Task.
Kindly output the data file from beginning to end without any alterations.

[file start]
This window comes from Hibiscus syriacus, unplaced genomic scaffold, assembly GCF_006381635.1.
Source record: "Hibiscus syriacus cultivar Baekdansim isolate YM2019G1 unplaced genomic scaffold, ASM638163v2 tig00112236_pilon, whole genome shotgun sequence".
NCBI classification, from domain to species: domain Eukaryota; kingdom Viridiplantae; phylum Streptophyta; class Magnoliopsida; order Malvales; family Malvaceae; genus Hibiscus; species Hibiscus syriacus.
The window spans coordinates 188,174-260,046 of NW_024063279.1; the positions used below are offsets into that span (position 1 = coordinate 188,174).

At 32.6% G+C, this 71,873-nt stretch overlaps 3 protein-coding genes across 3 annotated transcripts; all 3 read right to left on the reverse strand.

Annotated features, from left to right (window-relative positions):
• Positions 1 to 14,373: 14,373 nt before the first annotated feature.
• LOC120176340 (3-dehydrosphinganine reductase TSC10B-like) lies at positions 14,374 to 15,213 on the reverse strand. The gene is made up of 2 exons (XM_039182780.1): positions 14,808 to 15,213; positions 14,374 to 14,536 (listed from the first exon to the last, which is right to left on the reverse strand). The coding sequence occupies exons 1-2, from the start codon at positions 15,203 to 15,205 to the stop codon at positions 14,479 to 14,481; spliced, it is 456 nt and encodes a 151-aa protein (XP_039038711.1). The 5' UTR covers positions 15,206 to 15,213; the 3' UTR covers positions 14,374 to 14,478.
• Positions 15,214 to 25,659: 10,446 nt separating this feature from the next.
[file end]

This window comes from Hibiscus syriacus, unplaced genomic scaffold, assembly GCF_006381635.1.
Source record: "Hibiscus syriacus cultivar Baekdansim isolate YM2019G1 unplaced genomic scaffold, ASM638163v2 tig00112236_pilon, whole genome shotgun sequence".
NCBI classification, from domain to species: domain Eukaryota; kingdom Viridiplantae; phylum Streptophyta; class Magnoliopsida; order Malvales; family Malvaceae; genus Hibiscus; species Hibiscus syriacus.
The window spans coordinates 188,174-260,046 of NW_024063279.1; the positions used below are offsets into that span (position 1 = coordinate 188,174).

At 32.6% G+C, this 71,873-nt stretch overlaps 3 protein-coding genes across 3 annotated transcripts; all 3 read right to left on the reverse strand.

Annotated features, from left to right (window-relative positions):
• Positions 1 to 14,373: 14,373 nt before the first annotated feature.
• LOC120176340 (3-dehydrosphinganine reductase TSC10B-like) lies at positions 14,374 to 15,213 on the reverse strand. The gene is made up of 2 exons (XM_039182780.1): positions 14,808 to 15,213; positions 14,374 to 14,536 (listed from the first exon to the last, which is right to left on the reverse strand). The coding sequence occupies exons 1-2, from the start codon at positions 15,203 to 15,205 to the stop codon at positions 14,479 to 14,481; spliced, it is 456 nt and encodes a 151-aa protein (XP_039038711.1). The 5' UTR covers positions 15,206 to 15,213; the 3' UTR covers positions 14,374 to 14,478.
• Positions 15,214 to 25,659: 10,446 nt separating this feature from the next.